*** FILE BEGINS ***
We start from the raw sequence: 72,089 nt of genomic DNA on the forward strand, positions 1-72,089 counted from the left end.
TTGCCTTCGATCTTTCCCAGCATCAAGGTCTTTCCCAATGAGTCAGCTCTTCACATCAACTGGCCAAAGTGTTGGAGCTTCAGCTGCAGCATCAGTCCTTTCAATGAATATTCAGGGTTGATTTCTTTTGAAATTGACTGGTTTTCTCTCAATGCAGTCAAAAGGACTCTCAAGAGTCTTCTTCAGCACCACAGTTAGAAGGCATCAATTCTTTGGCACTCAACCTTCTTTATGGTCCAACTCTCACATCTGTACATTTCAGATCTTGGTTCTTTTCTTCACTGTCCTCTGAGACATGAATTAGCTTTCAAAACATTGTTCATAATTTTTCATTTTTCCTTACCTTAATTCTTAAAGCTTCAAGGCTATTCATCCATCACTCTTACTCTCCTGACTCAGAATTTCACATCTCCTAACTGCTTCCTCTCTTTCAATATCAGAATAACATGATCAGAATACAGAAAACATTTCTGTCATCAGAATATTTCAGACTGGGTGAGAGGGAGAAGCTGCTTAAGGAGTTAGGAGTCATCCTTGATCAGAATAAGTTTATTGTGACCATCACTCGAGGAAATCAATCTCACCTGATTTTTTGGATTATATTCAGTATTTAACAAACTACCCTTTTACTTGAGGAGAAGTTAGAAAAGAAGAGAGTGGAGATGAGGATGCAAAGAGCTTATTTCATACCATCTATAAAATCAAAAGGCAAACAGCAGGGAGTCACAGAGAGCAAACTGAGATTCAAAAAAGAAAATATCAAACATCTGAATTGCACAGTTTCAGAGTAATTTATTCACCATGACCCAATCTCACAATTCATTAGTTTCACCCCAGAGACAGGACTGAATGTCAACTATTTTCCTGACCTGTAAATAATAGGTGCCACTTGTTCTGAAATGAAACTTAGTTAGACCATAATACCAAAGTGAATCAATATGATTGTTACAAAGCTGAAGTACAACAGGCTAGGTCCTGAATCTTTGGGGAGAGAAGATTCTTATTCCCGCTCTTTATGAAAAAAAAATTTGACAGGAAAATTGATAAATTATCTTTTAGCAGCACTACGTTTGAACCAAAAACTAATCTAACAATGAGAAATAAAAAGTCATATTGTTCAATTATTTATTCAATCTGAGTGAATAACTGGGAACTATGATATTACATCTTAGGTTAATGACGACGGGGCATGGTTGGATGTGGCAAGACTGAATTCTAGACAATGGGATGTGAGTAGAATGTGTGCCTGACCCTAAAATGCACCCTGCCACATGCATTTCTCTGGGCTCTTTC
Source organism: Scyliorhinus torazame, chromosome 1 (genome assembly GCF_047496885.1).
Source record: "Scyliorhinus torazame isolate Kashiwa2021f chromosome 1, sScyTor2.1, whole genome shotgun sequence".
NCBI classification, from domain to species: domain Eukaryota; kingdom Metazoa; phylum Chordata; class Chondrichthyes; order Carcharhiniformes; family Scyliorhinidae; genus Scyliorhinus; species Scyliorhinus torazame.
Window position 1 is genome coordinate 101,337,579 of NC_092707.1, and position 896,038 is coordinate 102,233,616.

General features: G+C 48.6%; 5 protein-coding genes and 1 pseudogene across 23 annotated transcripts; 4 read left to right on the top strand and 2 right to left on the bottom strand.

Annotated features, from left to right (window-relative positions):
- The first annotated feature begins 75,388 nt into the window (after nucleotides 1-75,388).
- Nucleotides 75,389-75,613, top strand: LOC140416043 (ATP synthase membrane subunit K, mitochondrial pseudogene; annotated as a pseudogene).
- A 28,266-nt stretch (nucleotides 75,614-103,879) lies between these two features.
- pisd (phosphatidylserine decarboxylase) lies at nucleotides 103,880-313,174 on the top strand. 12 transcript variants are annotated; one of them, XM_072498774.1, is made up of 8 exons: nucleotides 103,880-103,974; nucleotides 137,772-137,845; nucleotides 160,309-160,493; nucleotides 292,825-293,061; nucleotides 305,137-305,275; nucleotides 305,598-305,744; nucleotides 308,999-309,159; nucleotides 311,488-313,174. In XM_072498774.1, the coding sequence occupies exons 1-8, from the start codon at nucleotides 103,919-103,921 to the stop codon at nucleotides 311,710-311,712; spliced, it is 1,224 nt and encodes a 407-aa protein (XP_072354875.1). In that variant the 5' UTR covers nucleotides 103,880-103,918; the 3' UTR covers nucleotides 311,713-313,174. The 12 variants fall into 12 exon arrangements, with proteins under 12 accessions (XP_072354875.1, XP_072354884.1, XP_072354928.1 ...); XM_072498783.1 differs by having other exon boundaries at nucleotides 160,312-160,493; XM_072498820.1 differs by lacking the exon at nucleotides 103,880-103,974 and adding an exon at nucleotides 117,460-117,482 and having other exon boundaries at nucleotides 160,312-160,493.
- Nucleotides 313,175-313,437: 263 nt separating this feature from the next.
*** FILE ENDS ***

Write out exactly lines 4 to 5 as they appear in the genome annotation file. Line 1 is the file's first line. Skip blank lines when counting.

Source record: "Scyliorhinus torazame isolate Kashiwa2021f chromosome 1, sScyTor2.1, whole genome shotgun sequence".
NCBI classification, from domain to species: domain Eukaryota; kingdom Metazoa; phylum Chordata; class Chondrichthyes; order Carcharhiniformes; family Scyliorhinidae; genus Scyliorhinus; species Scyliorhinus torazame.